This year I chose a very fine, layered and well-balanced Mission Hill 2016 Terroir Series Cabernet Franc from the Vista’s Edge Vineyard on the benches east of Oliver. The classic cabernet franc notes of raspberry, tobacco and graphite were nicely meshed with the barrel notes, and set in a smooth, nicely structured frame.
I chose this wine because of its balance and complexity. The Mystery Wine needs to challenge the chefs and give them enough flavours to work with, while also being appealing to guests who are drinking it blind for 90 minutes.
I also chose if because it is the first time I have used cabernet franc in this role. It is a hugely important, earlier ripening grape variety in both Ontario and British Columbia, and it’s quality and popularity are on the rise across the country. In fact, cabernet franc – which historically has been used as a blending variety in Bordeaux – is gaining some global traction as a single varietal wine.
In any event, I want to pay special thanks to Darryl Brooker, President of Mission Hill, for the super generous donation of enough of this $35 wine to provide such enjoyment for 400 people over the course of the evening. Mission Hill was the National Sponsor of Canada’s Great Kitchen Party this year. The West Kelowna-based company donated Reserve level wines to seven events across Canada last fall, plus super premium level Compendium to VIP tables at the Toronto event. It hosted a chef’s dinner on Jan 30, donated the Mystery Wine and donated yet more Reserve wines to the Grand Finale Celebration.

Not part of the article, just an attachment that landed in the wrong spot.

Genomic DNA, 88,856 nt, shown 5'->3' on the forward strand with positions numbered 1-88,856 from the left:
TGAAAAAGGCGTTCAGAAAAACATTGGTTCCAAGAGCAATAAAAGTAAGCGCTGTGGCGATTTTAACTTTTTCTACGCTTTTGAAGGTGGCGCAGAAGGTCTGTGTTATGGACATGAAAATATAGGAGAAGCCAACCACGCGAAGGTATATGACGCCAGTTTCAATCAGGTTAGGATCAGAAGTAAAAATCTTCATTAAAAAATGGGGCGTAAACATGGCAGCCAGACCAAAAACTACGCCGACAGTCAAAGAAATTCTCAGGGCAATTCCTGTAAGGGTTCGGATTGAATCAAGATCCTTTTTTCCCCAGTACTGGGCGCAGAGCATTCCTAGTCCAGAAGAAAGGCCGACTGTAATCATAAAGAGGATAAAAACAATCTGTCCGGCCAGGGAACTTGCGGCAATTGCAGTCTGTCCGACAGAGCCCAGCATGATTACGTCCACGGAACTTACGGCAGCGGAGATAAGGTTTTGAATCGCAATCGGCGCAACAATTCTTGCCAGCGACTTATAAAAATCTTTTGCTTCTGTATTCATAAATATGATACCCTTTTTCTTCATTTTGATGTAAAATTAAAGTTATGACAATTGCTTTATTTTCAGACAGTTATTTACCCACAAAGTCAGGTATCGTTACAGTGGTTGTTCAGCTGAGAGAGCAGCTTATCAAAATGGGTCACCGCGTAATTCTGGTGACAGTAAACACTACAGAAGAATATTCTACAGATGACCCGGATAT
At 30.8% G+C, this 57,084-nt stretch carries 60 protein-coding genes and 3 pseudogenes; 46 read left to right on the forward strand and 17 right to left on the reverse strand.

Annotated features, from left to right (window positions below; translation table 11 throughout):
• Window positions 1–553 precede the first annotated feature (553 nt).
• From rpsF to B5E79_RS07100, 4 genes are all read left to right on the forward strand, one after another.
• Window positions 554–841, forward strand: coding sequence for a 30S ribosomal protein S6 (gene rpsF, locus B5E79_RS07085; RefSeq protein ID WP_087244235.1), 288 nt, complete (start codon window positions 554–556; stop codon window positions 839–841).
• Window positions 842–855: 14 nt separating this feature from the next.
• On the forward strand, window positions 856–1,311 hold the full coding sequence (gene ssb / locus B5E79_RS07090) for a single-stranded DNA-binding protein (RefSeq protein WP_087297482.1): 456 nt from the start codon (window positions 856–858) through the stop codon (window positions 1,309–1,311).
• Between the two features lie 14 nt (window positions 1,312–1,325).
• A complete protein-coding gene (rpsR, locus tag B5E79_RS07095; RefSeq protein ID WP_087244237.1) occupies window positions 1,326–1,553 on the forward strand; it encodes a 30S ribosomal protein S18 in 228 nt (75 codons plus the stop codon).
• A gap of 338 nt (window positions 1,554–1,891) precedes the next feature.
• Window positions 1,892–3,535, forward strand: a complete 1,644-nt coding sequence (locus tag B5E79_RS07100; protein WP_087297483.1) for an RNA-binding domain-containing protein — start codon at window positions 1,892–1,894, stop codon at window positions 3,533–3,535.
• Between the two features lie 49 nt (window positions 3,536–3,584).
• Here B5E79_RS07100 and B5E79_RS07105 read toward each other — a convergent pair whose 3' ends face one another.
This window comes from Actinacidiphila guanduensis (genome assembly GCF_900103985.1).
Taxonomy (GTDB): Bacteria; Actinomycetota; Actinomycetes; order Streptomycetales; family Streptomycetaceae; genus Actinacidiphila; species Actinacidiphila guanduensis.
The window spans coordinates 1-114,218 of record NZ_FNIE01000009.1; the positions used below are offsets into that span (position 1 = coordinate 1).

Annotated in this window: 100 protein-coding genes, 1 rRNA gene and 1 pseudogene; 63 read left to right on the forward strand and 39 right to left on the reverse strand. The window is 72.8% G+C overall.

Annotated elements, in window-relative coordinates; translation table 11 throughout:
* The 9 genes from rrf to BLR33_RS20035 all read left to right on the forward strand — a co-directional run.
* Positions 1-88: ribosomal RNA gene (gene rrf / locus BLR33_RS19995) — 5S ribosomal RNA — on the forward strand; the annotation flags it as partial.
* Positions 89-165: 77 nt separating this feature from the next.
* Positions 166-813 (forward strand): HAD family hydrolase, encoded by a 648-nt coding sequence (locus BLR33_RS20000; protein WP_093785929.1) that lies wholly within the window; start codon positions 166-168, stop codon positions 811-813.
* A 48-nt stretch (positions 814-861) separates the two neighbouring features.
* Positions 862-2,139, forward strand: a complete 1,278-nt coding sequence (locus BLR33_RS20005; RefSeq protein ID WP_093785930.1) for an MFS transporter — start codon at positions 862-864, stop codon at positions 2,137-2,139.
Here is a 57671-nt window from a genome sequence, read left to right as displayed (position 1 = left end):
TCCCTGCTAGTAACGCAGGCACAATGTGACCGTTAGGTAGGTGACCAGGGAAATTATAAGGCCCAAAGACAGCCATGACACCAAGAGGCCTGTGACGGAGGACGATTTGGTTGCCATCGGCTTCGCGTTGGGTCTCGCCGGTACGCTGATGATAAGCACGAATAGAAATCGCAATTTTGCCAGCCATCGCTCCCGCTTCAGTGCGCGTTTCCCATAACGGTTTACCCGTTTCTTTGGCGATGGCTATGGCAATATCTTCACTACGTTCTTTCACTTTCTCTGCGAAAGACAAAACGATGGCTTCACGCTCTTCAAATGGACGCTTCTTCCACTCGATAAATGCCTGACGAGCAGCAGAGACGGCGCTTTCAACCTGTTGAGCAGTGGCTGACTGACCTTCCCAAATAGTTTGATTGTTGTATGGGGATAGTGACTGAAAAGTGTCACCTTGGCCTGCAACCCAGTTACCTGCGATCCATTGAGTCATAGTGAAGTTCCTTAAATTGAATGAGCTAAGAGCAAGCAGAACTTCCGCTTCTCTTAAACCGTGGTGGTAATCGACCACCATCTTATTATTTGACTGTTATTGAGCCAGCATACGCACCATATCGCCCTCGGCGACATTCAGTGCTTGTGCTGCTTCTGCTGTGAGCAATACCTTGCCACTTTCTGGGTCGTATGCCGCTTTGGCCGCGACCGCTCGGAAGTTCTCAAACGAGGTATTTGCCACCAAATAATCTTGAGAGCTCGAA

The Grand Finale Chef Paired Wines
For the final leg of the competition – the Grand Finale – the chefs have complete latitude to select the wines they choose to pair with their dish, and as a result the wines came from across the country. The pairing counted for a significant part of the Culinary judges’ decision in naming of this year’s champion.
There was an impressive and eclectic range of styles as the chefs got very creative – from sparkling wines to cabernet franc rose to riesling to oaked chardonnay, pinot noir and cabernet franc. Two chefs weighed in with sake – one from BC and one from Ontario – while the chef from New Brunswick/PEI chose to go with a local craft beer.
As reported by James Chatto, Gold Medal Chef Yannick LaSalle of Ottawa/Gatineau carried Meldville 2016 Chardonnay from Niagara to the podium. Silver medalist Christopher Hill of Saskatchewan poured Meyer Family 2017 Pinot Noir, and Bronze medalist Dave Bohati of Calgary selected Tantalus Pinot Noir. And I must personally add that I thought the gold medal pairing was sensational!
Of special note this night, was the generosity and community shown by two wineries. Word was received late Friday that the shipment of Southbrook Cabernet Franc Rose to be poured by chef Elia Herrara of Toronto had been frozen in transit. David Paterson of Tantalus Vineyard heard the news and – being sold out rose himself – contacted neighbouring Doug Reimer of Mirabel Vineyards, who spent all day Saturday rounding up his remaining stock. And responding to the same emergency Richard da Silva of Da Silva Vineyards donated six bottles of rose to the Culinary judges table.